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Monday, November 29, 2021

Allowing accused criminals to appear remotely among proposed justice system changes

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OTTAWA —
A series of permanent changes to Canada’s criminal justice system spawned from the COVID-19 pandemic could be on the way if a new federal bill passes, including allowing accused individuals to appear remotely for certain criminal proceedings.

Justice Minister David Lametti tabled the legislation late Wednesday. It sets out a series of changes to the Criminal Code and Identification of Criminals Act, and makes related changes to a dozen other laws. The government says the amendments are meant to address some of the effects COVID-19 is having on criminal courts and their inability to function at full capacity under ongoing public health restrictions.

The bill’s proposed changes include:

  • Allowing accused persons to make criminal court proceeding appearances remotely by videoconference or audioconference in certain situations, at the court’s discretion;
  • Permitting jury candidates to participate in the selection proceedings by videoconference if all parties agree, and allowing the “enhanced” use of technology to draw the names for jury candidates;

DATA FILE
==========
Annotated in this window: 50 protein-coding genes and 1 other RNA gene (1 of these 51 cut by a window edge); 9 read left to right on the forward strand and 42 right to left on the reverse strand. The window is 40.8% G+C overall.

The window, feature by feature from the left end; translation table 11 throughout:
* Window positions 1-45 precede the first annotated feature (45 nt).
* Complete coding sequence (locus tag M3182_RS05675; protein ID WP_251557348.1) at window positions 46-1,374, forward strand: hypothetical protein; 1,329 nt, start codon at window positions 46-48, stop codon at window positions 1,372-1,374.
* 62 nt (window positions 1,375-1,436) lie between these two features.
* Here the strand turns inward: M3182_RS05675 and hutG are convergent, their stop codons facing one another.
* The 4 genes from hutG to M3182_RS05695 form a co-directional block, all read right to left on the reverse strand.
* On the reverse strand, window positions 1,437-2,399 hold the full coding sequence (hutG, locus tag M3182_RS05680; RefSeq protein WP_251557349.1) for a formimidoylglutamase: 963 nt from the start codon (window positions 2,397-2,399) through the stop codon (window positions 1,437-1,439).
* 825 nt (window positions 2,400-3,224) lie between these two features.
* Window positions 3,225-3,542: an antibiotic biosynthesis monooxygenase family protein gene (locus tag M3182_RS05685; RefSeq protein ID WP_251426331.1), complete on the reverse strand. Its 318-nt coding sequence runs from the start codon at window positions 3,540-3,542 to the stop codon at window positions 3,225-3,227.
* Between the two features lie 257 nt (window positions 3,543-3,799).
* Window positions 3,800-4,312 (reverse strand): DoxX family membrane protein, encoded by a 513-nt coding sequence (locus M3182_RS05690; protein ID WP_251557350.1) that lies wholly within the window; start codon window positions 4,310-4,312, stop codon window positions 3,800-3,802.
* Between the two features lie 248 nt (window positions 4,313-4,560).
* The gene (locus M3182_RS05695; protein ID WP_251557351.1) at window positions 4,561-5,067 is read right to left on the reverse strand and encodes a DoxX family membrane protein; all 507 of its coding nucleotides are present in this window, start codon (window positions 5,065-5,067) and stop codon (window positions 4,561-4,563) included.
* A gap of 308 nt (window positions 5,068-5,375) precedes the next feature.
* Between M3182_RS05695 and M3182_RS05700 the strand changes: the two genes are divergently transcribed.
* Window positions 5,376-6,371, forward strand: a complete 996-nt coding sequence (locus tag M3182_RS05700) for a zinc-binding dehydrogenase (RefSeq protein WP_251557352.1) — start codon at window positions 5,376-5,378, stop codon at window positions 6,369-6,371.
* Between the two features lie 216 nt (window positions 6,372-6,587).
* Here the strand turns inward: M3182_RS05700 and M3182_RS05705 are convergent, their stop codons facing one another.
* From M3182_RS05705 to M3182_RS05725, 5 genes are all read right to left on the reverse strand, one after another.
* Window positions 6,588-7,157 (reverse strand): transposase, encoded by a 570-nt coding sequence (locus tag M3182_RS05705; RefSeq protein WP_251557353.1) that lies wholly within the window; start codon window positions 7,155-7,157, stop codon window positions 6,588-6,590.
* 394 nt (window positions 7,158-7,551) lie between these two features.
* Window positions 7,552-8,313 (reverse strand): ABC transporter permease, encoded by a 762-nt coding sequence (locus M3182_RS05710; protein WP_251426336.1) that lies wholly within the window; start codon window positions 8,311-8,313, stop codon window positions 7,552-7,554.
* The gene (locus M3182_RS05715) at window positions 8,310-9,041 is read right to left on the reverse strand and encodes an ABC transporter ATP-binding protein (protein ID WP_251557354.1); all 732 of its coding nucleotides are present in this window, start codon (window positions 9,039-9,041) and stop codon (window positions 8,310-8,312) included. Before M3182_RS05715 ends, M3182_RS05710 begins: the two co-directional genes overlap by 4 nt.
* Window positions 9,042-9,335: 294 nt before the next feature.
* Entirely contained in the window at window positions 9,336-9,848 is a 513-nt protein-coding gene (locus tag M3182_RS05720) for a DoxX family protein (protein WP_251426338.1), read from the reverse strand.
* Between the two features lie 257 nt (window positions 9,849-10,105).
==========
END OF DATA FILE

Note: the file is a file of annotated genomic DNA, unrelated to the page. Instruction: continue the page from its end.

• Allowing fingerprinting of accused people to take place later on in the criminal process where previous attempts were not possible due to “exceptional circumstances,”; and
  • Updating the telewarrant process to permit peace officers to remotely apply for a longer list of investigative orders.

The government says the bill was based on consultations with the provinces and territories and feedback from the special committee created to examine how courts were operating, the challenges the pandemic has caused, or where areas have been exposed as needing digital upgrades.

“Canadians expect that their courts will deal with criminal matters in a timely fashion so that the rights of the accused are respected and victims see justice being done,” said Lametti in a statement, adding that the bill will allow the criminal justice system to “adapt to the unprecedented circumstances created by the COVID-19 pandemic.”

The opposition parties have yet to weigh in on whether they agree with the government’s assertions that these changes would not compromise public safety or peoples’ rights and freedoms. Should the legislation advance, MPs will hear from experts and stakeholders as well.

The government has also included what it describes as corrections to “minor technical errors” made when amendments to the Criminal Code and Identification of Criminals Act passed in 2019 that were aimed at reducing delays and backlogs in the justice system.

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